Sunday, September 9, 2007

Ten Ways To Fight Hate....


Milwaukee journal sentinel photo

Every hour
someone commits a hate crime.

Every day
at least eight blacks, three whites, three gays, three Jews and one Latino become hate crime victims.

Every week
a cross is burned.

Hate in America is a dreadful, daily constant. The dragging death of a black man in Jasper, Texas; the crucifixion of a gay man in Laramie, Wyo.; and post-9.11 hate crimes against hundreds of Arab Americans, Muslim Americans and Sikhs are not "isolated incidents." They are eruptions of a nation's intolerance.

Bias is a human condition, and American history is rife with prejudice against groups and individuals because of their race, religion, disability, sexual orientation or other differences. The 20th century saw major progress in outlawing discrimination, and most Americans today support integrated schools and neighborhoods. But stereotypes and unequal treatment persist, an atmosphere often exploited by hate groups.

When bias motivates an unlawful act, it is considered a hate crime. Race and religion inspire most hate crimes, but hate today wears many faces. Bias incidents (eruptions of hate where no crime is committed) also tear communities apart — and threaten to escalate into actual crimes.

According to FBI statistics, the greatest growth in hate crimes in recent years is against Asian Americans and the gay and lesbian community. Once considered a Southern phenomenon, today most hate crimes are reported in the North and West.

And these numbers are just the tip of the iceberg. Law enforcement officials acknowledge that hate crimes — similar to rape and family violence crimes — go under-reported, with many victims reluctant to go to the police, and some police agencies not fully trained in recognizing or investigating hate crimes.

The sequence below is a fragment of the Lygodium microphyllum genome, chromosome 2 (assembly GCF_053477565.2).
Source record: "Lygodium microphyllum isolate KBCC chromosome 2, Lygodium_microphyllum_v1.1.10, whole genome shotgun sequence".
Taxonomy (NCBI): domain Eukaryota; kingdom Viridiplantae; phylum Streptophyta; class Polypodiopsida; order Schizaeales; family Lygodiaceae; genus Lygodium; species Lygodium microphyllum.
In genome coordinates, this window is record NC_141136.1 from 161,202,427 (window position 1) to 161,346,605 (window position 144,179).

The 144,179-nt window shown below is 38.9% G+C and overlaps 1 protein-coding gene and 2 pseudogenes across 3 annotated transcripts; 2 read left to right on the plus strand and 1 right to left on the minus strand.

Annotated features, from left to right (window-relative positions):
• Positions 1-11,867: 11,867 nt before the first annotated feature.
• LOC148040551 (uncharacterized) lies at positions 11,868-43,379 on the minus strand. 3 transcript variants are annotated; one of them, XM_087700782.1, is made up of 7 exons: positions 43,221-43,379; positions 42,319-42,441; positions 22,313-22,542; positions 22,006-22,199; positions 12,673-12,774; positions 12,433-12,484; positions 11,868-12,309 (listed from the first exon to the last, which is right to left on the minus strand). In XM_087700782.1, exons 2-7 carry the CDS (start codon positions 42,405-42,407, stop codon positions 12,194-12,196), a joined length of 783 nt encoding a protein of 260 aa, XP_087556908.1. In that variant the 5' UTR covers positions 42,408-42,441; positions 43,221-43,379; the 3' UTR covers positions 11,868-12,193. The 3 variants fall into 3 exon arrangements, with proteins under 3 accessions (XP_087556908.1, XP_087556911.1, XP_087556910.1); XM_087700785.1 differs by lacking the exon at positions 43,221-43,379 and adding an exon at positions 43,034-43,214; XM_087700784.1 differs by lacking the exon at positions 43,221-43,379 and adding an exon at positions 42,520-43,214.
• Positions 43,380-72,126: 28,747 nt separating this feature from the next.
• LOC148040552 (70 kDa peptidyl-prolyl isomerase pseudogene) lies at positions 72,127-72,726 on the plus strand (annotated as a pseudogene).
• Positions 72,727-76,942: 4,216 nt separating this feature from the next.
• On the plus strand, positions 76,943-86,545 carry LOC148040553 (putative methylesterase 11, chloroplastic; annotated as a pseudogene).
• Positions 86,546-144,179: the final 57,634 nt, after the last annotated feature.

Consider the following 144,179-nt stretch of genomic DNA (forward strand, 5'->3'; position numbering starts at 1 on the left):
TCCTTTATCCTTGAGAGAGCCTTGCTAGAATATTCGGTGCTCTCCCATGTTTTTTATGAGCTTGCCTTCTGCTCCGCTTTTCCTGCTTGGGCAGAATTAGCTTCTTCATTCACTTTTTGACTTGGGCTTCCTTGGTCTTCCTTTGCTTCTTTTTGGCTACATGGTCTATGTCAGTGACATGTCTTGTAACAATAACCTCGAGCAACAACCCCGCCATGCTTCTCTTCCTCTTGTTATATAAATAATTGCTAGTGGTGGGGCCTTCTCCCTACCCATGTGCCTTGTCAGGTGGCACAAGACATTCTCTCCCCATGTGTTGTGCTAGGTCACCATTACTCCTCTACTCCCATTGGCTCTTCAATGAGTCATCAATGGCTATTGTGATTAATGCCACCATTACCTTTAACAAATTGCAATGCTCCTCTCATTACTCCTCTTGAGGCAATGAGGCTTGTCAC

The good news is ...
All over the country people are fighting hate, standing up to promote tolerance and inclusion. More often than not, when hate flares up, good people rise up against it — often in greater numbers and with stronger voices.

This guide sets out 10 principles for fighting hate, along with a collection of inspiring stories of people who worked to push hate out of their communities.

Whether you need a crash course to deal with an upcoming white-power rally, a primer on the media or a long-range plan to promote tolerance in your community, you will find practical advice, timely examples and helpful resources in this guide. The steps outlined here have been tested in scores of communities across the nation by a wide range of human rights, faith and civic organizations.

Our experience shows that one person, acting from conscience and love, is able to neutralize bigotry. Imagine, then, what an entire community, working together, might do.

1. Act

2. Unite

3. Support the Victims

4. Do Your Homework

5. Create an Alternative

6. Speak Up

7. Lobby Leaders

8. Look Long Range

9. Teach Tolerance

10. Dig Deeper

You Are Not Alone


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